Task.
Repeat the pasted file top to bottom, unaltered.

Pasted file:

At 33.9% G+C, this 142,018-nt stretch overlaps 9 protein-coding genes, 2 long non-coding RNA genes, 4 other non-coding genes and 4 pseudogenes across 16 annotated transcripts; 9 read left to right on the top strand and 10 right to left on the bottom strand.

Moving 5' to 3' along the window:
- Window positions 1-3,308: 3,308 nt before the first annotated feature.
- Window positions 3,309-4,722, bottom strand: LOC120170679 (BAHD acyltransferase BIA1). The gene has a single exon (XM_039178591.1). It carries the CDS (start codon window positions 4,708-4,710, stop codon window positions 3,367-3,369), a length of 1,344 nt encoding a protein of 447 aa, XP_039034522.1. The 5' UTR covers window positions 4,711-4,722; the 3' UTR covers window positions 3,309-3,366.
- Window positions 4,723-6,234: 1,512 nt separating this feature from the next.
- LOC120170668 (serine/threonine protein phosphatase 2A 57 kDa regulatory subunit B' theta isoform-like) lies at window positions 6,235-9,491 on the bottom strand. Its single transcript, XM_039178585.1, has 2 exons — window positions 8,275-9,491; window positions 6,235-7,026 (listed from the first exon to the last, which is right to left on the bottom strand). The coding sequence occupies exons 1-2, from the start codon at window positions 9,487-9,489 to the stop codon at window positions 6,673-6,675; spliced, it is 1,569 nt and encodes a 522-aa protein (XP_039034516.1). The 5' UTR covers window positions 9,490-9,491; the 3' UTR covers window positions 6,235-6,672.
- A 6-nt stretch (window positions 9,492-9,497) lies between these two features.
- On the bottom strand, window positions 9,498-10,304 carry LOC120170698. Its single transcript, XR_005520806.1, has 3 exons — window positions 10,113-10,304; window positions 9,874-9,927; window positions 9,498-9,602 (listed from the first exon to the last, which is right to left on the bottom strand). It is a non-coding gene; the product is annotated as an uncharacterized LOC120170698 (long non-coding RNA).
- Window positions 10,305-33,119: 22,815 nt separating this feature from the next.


At 33.9% G+C, this 142,018-nt stretch overlaps 9 protein-coding genes, 2 long non-coding RNA genes, 4 other non-coding genes and 4 pseudogenes across 16 annotated transcripts; 9 read left to right on the top strand and 10 right to left on the bottom strand.

Moving 5' to 3' along the window:
- Window positions 1-3,308: 3,308 nt before the first annotated feature.
- Window positions 3,309-4,722, bottom strand: LOC120170679 (BAHD acyltransferase BIA1). The gene has a single exon (XM_039178591.1). It carries the CDS (start codon window positions 4,708-4,710, stop codon window positions 3,367-3,369), a length of 1,344 nt encoding a protein of 447 aa, XP_039034522.1. The 5' UTR covers window positions 4,711-4,722; the 3' UTR covers window positions 3,309-3,366.
- Window positions 4,723-6,234: 1,512 nt separating this feature from the next.
- LOC120170668 (serine/threonine protein phosphatase 2A 57 kDa regulatory subunit B' theta isoform-like) lies at window positions 6,235-9,491 on the bottom strand. Its single transcript, XM_039178585.1, has 2 exons — window positions 8,275-9,491; window positions 6,235-7,026 (listed from the first exon to the last, which is right to left on the bottom strand). The coding sequence occupies exons 1-2, from the start codon at window positions 9,487-9,489 to the stop codon at window positions 6,673-6,675; spliced, it is 1,569 nt and encodes a 522-aa protein (XP_039034516.1). The 5' UTR covers window positions 9,490-9,491; the 3' UTR covers window positions 6,235-6,672.
- A 6-nt stretch (window positions 9,492-9,497) lies between these two features.
- On the bottom strand, window positions 9,498-10,304 carry LOC120170698. Its single transcript, XR_005520806.1, has 3 exons — window positions 10,113-10,304; window positions 9,874-9,927; window positions 9,498-9,602 (listed from the first exon to the last, which is right to left on the bottom strand). It is a non-coding gene; the product is annotated as an uncharacterized LOC120170698 (long non-coding RNA).
- Window positions 10,305-33,119: 22,815 nt separating this feature from the next.